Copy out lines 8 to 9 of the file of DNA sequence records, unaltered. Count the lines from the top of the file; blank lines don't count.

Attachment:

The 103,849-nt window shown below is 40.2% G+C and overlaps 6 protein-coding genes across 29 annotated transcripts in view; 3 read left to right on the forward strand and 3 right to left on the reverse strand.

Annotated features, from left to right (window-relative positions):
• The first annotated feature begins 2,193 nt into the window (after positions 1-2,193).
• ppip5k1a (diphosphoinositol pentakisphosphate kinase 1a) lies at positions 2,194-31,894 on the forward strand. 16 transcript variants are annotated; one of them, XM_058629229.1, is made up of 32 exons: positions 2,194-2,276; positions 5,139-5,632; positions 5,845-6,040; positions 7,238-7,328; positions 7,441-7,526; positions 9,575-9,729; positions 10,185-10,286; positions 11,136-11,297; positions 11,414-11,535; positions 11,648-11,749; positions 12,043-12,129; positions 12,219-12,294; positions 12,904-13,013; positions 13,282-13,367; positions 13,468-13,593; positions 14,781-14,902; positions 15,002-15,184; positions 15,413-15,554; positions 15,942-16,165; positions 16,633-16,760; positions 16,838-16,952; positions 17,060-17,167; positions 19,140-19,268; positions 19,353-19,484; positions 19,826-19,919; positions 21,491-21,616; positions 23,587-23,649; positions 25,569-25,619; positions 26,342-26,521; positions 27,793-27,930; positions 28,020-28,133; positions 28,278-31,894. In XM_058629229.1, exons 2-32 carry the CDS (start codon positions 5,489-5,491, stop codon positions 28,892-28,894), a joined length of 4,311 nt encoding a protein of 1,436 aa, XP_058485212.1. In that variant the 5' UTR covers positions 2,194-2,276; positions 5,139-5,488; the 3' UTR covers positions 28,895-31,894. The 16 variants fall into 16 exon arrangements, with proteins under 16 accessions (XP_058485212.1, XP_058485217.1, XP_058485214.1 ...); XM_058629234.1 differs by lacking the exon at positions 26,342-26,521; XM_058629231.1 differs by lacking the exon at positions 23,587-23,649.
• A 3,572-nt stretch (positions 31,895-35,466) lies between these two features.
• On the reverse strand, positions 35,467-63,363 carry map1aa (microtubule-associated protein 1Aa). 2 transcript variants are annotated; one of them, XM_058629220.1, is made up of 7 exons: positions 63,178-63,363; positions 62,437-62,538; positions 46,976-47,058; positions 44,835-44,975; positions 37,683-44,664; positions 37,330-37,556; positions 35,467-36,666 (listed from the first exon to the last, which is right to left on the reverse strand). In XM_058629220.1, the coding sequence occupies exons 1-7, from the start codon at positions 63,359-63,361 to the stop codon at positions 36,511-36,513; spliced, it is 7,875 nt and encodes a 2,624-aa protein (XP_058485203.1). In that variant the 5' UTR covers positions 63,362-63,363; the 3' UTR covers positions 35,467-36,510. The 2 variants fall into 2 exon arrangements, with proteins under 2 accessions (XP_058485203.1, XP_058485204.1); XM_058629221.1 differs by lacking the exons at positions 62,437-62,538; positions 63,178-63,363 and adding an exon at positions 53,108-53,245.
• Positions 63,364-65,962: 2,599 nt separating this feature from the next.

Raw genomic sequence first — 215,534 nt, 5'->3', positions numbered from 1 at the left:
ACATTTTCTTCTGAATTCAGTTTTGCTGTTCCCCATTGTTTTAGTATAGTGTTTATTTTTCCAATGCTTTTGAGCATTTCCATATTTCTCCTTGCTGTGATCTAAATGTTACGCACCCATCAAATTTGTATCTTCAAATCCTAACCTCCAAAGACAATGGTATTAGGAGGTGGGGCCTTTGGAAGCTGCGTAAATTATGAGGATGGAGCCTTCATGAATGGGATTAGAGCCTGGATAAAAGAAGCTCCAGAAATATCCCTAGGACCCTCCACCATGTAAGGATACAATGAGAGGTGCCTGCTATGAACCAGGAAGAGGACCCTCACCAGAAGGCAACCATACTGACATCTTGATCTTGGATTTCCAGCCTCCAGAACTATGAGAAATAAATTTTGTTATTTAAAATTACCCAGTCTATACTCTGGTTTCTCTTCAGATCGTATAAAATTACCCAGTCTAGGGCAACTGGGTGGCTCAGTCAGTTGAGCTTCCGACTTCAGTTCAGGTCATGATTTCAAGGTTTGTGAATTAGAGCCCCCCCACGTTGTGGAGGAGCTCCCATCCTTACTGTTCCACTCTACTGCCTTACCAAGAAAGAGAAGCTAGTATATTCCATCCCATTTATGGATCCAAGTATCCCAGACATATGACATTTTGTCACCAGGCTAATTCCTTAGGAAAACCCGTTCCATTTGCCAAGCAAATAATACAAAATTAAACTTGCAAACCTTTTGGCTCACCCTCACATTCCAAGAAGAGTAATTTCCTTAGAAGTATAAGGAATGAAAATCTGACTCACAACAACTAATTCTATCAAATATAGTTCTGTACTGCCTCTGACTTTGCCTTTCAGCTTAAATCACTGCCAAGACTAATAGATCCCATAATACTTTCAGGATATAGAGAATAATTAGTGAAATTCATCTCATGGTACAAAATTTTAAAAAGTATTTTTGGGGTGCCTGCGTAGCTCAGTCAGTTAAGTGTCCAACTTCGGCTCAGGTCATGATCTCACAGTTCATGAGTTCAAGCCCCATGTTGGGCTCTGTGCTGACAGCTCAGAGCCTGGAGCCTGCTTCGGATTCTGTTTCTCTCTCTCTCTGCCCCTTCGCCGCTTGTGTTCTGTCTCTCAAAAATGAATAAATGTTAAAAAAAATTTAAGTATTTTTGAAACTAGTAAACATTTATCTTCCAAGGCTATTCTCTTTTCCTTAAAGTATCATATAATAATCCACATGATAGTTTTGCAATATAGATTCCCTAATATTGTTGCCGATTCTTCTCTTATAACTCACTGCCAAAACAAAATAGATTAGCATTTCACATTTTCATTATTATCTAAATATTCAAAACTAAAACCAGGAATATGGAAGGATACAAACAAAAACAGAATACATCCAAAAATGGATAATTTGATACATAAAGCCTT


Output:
Raw genomic sequence first — 215,534 nt, 5'->3', positions numbered from 1 at the left:
ACATTTTCTTCTGAATTCAGTTTTGCTGTTCCCCATTGTTTTAGTATAGTGTTTATTTTTCCAATGCTTTTGAGCATTTCCATATTTCTCCTTGCTGTGATCTAAATGTTACGCACCCATCAAATTTGTATCTTCAAATCCTAACCTCCAAAGACAATGGTATTAGGAGGTGGGGCCTTTGGAAGCTGCGTAAATTATGAGGATGGAGCCTTCATGAATGGGATTAGAGCCTGGATAAAAGAAGCTCCAGAAATATCCCTAGGACCCTCCACCATGTAAGGATACAATGAGAGGTGCCTGCTATGAACCAGGAAGAGGACCCTCACCAGAAGGCAACCATACTGACATCTTGATCTTGGATTTCCAGCCTCCAGAACTATGAGAAATAAATTTTGTTATTTAAAATTACCCAGTCTATACTCTGGTTTCTCTTCAGATCGTATAAAATTACCCAGTCTAGGGCAACTGGGTGGCTCAGTCAGTTGAGCTTCCGACTTCAGTTCAGGTCATGATTTCAAGGTTTGTGAATTAGAGCCCCCCCACGTTGTGGAGGAGCTCCCATCCTTACTGTTCCACTCTACTGCCTTACCAAGAAAGAGAAGCTAGTATATTCCATCCCATTTATGGATCCAAGTATCCCAGACATATGACATTTTGTCACCAGGCTAATTCCTTAGGAAAACCCGTTCCATTTGCCAAGCAAATAATACAAAATTAAACTTGCAAACCTTTTGGCTCACCCTCACATTCCAAGAAGAGTAATTTCCTTAGAAGTATAAGGAATGAAAATCTGACTCACAACAACTAATTCTATCAAATATAGTTCTGTACTGCCTCTGACTTTGCCTTTCAGCTTAAATCACTGCCAAGACTAATAGATCCCATAATACTTTCAGGATATAGAGAATAATTAGTGAAATTCATCTCATGGTACAAAATTTTAAAAAGTATTTTTGGGGTGCCTGCGTAGCTCAGTCAGTTAAGTGTCCAACTTCGGCTCAGGTCATGATCTCACAGTTCATGAGTTCAAGCCCCATGTTGGGCTCTGTGCTGACAGCTCAGAGCCTGGAGCCTGCTTCGGATTCTGTTTCTCTCTCTCTCTGCCCCTTCGCCGCTTGTGTTCTGTCTCTCAAAAATGAATAAATGTTAAAAAAAATTTAAGTATTTTTGAAACTAGTAAACATTTATCTTCCAAGGCTATTCTCTTTTCCTTAAAGTATCATATAATAATCCACATGATAGTTTTGCAATATAGATTCCCTAATATTGTTGCCGATTCTTCTCTTATAACTCACTGCCAAAACAAAATAGATTAGCATTTCACATTTTCATTATTATCTAAATATTCAAAACTAAAACCAGGAATATGGAAGGATACAAACAAAAACAGAATACATCCAAAAATGGATAATTTGATACATAAAGCCTT